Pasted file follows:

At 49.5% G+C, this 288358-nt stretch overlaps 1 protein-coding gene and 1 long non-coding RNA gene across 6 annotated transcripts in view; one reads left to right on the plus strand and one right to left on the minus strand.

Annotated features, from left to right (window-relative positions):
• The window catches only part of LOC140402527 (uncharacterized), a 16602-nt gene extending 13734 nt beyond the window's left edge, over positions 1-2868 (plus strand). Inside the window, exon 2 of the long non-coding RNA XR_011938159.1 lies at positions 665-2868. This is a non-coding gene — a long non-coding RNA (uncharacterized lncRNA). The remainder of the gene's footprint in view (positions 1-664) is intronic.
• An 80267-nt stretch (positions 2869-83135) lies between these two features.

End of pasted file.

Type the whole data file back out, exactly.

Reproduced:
At 49.5% G+C, this 288358-nt stretch overlaps 1 protein-coding gene and 1 long non-coding RNA gene across 6 annotated transcripts in view; one reads left to right on the plus strand and one right to left on the minus strand.

Annotated features, from left to right (window-relative positions):
• The window catches only part of LOC140402527 (uncharacterized), a 16602-nt gene extending 13734 nt beyond the window's left edge, over positions 1-2868 (plus strand). Inside the window, exon 2 of the long non-coding RNA XR_011938159.1 lies at positions 665-2868. This is a non-coding gene — a long non-coding RNA (uncharacterized lncRNA). The remainder of the gene's footprint in view (positions 1-664) is intronic.
• An 80267-nt stretch (positions 2869-83135) lies between these two features.